bugdone's blog

By bugdone, history, 4 months ago, In English

Today in 1557C - Moamen and XOR I wanted to compute $$${(2^{k-1})}^{n}$$$. But instead of writing binpow(binpow(2, k — 1), n), I simplified it to $$$2^{(k-1)*n}$$$ and wrote binpow(2, mul(k — 1, n)) and failed to pass pretest 2.

Why are not the two equivalent?

 
 
 
 
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4 months ago, # |
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Auto comment: topic has been updated by bugdone (previous revision, new revision, compare).

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4 months ago, # |
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I guess your mul() function looks like this: ll mul(ll x, ll y){ return x * y % mod; }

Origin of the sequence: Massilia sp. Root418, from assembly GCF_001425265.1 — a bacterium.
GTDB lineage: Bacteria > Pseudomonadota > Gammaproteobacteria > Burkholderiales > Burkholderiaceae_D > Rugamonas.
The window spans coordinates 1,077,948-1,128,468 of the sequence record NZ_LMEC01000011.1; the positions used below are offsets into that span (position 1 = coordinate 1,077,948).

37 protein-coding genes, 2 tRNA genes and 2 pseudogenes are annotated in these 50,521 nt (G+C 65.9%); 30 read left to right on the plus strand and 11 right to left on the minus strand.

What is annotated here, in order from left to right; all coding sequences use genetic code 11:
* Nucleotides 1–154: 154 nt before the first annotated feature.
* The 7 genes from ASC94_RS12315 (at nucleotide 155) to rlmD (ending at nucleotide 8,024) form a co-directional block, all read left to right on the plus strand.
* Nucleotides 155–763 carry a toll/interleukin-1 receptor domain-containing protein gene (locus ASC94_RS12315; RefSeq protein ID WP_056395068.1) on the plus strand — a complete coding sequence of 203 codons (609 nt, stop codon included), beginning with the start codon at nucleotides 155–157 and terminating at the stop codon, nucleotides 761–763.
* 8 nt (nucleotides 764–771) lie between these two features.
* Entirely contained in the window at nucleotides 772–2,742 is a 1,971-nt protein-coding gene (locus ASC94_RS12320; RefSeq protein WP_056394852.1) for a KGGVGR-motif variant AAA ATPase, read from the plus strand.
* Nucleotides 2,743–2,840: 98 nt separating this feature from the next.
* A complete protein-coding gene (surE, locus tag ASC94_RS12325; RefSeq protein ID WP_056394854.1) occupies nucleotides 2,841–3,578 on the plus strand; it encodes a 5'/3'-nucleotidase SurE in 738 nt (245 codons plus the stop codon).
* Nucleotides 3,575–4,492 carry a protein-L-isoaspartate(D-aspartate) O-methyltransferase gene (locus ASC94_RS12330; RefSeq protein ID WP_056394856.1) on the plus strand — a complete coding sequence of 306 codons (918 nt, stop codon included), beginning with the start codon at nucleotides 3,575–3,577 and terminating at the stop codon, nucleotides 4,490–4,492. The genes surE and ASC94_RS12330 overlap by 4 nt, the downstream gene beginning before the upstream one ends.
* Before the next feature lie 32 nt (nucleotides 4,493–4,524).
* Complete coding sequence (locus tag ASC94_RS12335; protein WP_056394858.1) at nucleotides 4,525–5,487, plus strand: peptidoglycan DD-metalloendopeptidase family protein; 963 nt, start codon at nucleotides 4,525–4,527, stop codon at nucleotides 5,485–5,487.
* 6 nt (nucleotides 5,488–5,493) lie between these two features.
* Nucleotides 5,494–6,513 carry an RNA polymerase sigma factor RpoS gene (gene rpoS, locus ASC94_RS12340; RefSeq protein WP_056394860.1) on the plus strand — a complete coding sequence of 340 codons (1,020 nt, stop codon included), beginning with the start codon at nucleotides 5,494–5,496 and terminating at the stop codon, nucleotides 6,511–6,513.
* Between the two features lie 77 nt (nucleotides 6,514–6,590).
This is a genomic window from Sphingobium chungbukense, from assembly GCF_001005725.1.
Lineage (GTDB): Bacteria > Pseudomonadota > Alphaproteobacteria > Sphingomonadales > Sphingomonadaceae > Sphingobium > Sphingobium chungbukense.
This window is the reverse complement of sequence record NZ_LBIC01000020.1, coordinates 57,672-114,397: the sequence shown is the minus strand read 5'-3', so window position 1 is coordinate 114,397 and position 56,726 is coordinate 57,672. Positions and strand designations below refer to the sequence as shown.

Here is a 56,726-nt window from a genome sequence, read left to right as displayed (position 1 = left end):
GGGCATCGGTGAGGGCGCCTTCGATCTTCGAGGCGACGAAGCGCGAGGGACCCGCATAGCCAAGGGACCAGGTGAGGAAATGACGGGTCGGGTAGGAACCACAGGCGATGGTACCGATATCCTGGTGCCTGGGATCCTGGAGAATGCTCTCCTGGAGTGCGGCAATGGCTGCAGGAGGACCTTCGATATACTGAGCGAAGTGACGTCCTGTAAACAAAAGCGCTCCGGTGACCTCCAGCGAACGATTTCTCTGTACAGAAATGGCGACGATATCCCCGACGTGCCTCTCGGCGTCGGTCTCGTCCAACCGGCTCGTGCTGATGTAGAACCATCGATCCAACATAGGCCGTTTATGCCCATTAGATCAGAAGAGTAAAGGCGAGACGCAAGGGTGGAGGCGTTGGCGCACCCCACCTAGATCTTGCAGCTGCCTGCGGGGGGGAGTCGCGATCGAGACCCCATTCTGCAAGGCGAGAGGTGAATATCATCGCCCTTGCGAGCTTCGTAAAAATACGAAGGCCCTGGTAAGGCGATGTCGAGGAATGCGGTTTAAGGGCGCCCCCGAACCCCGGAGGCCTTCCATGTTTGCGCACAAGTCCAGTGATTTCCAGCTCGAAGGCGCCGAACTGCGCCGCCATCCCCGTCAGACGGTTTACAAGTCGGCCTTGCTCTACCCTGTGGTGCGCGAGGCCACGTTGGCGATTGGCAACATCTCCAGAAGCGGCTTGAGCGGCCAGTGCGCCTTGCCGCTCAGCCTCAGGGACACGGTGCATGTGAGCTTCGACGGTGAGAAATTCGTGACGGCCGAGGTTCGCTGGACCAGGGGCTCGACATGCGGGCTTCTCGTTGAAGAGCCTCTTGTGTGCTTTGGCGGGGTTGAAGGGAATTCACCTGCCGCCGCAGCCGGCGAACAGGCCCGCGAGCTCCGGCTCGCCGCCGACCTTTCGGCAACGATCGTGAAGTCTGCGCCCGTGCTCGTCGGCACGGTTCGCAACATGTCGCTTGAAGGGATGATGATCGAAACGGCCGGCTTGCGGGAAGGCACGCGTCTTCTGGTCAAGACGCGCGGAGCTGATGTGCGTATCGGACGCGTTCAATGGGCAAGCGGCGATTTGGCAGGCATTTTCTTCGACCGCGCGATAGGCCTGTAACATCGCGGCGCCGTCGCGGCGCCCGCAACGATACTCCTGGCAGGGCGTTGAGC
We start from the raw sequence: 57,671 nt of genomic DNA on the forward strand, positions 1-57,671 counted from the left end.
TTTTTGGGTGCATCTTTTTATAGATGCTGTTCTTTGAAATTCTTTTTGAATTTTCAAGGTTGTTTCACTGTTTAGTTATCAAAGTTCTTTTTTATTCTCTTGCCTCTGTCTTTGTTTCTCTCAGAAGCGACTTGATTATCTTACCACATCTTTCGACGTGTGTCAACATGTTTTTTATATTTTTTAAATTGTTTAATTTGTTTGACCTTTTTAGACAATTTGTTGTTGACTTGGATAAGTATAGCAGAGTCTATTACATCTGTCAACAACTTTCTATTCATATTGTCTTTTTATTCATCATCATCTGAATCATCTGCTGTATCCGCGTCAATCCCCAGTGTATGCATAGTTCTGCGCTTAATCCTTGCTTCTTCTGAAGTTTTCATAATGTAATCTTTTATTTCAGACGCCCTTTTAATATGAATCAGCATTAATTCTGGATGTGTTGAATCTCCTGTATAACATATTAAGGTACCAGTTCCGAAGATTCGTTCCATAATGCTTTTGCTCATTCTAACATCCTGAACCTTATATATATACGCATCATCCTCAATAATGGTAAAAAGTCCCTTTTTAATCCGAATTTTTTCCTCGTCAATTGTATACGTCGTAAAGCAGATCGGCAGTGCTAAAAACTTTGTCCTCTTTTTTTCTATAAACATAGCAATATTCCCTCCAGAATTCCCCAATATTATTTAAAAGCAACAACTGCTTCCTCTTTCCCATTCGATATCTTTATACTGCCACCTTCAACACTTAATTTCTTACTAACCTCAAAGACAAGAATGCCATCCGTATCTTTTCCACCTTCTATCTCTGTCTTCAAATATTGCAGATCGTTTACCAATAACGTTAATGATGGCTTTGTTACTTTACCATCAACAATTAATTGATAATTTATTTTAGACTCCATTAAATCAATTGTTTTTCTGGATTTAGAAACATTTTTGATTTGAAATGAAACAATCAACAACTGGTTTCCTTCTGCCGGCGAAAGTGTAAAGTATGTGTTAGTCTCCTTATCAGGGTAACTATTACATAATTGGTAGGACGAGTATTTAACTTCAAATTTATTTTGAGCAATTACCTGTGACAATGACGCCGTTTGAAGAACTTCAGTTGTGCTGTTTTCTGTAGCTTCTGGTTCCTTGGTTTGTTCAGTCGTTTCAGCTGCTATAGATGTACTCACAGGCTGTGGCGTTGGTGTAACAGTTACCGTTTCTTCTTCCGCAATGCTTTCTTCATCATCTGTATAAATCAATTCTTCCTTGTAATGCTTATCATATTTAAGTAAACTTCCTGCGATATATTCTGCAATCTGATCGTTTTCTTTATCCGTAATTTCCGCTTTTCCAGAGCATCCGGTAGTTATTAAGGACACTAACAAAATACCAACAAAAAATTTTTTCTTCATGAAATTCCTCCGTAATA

You can't take modulo $$$MOD$$$ in the exponent. You could take modulo $$$\phi({MOD})$$$ in the exponent, but not $$$MOD$$$.

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4 months ago, # |
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if mul(n,k-1) is multiplication modulo some prime $$$p$$$ (that is, $$$10^9+7$$$ in the problem), then it is incorrect to say that

$$$a^{(b*c)} mod \ p = a^{((b*c) mod \ p)} mod \ p$$$

By little Ferma theorem, for prime p and any 0 < a < p, a^(p-1)=1, so what you needed actually is binpow(2, n*(k — 1) mod (p-1))

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4 months ago, # |
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Just want to say that $$$2^{(k - 1) \times n} \not\equiv 2^{((k - 1) \times n)\ \%\ p}\ (mod\ p)$$$.